Settlement Calls for Feds to Reconsider Extractive Leases on Public Lands |

President to reconsider extractive leases on 4 million acres

A federal judge has signed off on three settlement agreements that environmental groups are calling a victory for the climate. WildEarth Guardians, Physicians for Social Responsibility and the Western Environmental Law Center had filed a lawsuit between 2016 and 2021 challenging the sale of public lands for fracking in New Mexico, Colorado, Montana, Utah and Wyoming. Under the terms of the settlements, the US Department of the Interior’s Bureau of Land Management will review and reconsider decisions to sell nearly 4 million acres. “This is a big win for the climate and a real test to see if the Biden administration is going to get serious about confronting the climate impacts of selling public lands for fracking,” Jeremy Nichols, Climate and Energy Program director for WildEarth Guardians, said . “With the oil and gas industry bent on despoiling America’s public lands and fueling the climate crisis, this is a critical opportunity for the Biden administration to chart a new path toward clean energy and independence from fossil fuels.” US District Judge Rudolph Contreras issued an order Wednesday upholding the deal. “Our settlements give new hope that we can more effectively confront the climate crisis and protect our health from oil and gas extraction,” said Director of Environment & Health at Physicians for Social Responsibility Barbara Gottlieb.

In other big news for public lands, the Trust for Public Land on Thursday facilitated the acquisition of 54,000 acres of private land adjoining the Marquez Wildlife Area near Mt. Taylor and conveyed it to the state, making the New Mexico Department of Game and Fish property the largest state-owned recreation property in New Mexico. The area will be formally open to the public later, but for now it represents a return to access by members of the Pueblo of Acoma in particular. Theresa Pasqual, a program director for the pueblo, said in a statement that Mt. Taylor has always had an important role in the life and culture of her community. “It’s a dormant volcano that lies just to the north of the Pueblo of Acoma. It’s significant to Acoma in terms of how we orient ourselves to the landscape. This particular mountain is associated with the cardinal direction of the north, and there is associated religious and cultural significance tied to it,” she said, adding that the acquisition represents “the potential for younger generations of Acoma children who have never seen those lands to now.” have a chance to get reacquainted with them.”

Cerro Pelado fire nears total containment

A fire that’s been burning near Los Alamos since April 22 has reached 95% containment, according to officials from the US Forest Service. The cause of the Cerro Pelado Fire, which killed 45,605 acres, remains unknown. The Santa Fe National Forest Burned Area Emergency Response (BAER) team has begun an assessment of public land affected by the fire and a statement released Thursday notes crews will continue to patrol the entire perimeter of the fire, including the Peralta Canyon area, keeping an eye for any heat or smoke in those areas. The Valles Caldera National Preserve will reopen some portions today. As many public lands remain off limits due to fire danger, outdoor enthusiasts will welcome the preserve’s visitor opportunities including hiking along the La Jara and Valle Grande Pond trails; hiking, biking, and horseback-riding along the perimeter of the Valle Grande; exploration of the Baca Ranch Cabin District and History Grove; fishing on the East Fork Jemez River and Jaramillo Creek within the Valle Grande; Plus ranger programs starting June 11. The Hermits Peak/Calf Canyon Fire north of Las Vegas measured 316,654 acres and 59% containment as of last night.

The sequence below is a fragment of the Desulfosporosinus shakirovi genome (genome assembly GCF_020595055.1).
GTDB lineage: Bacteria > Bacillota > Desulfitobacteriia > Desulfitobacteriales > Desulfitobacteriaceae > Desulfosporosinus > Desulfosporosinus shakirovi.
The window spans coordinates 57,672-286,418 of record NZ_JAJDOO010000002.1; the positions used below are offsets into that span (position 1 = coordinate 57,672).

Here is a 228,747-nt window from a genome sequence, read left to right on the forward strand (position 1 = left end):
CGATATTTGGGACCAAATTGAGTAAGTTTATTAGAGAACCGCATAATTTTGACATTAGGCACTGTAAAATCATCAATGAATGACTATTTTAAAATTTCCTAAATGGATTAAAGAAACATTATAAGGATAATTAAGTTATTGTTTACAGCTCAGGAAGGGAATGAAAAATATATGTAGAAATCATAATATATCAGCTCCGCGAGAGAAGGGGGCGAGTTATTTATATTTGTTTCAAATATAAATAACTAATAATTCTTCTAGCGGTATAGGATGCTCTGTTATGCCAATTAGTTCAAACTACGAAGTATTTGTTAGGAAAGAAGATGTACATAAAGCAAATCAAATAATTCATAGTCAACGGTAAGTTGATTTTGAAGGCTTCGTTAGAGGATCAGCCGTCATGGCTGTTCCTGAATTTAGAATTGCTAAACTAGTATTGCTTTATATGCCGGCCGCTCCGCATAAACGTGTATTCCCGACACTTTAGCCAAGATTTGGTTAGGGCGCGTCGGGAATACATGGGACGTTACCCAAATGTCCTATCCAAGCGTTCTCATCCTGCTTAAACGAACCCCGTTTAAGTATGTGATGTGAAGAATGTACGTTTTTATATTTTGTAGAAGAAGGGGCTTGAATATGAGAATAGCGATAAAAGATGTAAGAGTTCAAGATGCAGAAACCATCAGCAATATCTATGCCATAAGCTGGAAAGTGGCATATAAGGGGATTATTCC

NM officials remain mostly quiet on COVID while rates increase

With COVID cases and hospitalizations rising as the third year of the pandemic continues, two regular fixtures of the health department’s public messaging ended in March: daily reports of statewide and county-level cases and hospitalizations; And weekly, livestreamed news conferences at which officials have reviewed data and answered’ questions. Morning Word readers already know SFR Senior Correspondent Julia Goldberg (who did not write today’s newsletter) has continued to report on the daily numbers, the weekly case rates and breakthrough case reports by digging through the weekly epidemiology, and also questioned the department when numbers started to show there was a higher breakthrough rate for those who had completed their primary vaccination series and had booster shots than for those who had their primary series but did not have boosters. Then, at the end of April, the DOH temporarily eliminated reporting on the breakthrough cases, officials said, in order to update its methods to account for confounding variables.

The DOH again began including breakthroughs this week in its vaccination report (see additional information below), but there’s no word on the next possible news conference. This week, Source New Mexico takes a look at the health department’s approach to disseminating information and talks to Goldberg about the challenges in finding and interpreting the data for New Mexico and Santa Fe. “At various times when the NM Health Department was holding pandemic news conferences, Dr. [Christine] Ross would talk about ‘situational awareness’ and the importance of individuals knowing what’s happening in their local county so they can protect themselves,” Source wrote. “I thought that made a lot of sense,” Goldberg said. “But I think people have to work kind of hard right now to be able to have situational awareness. I mean, I feel like I’m working kind of hard, and I know where all the data is.”

COVID-19 by the numbers

Reported June 2:

New cases: 980; 537,552 total cases

Deaths: Six; at last count, Santa Fe County had 300 total deaths; there have been 7,803 total fatalities statewide. Hospitalizations: 152. Patients on ventilators: 16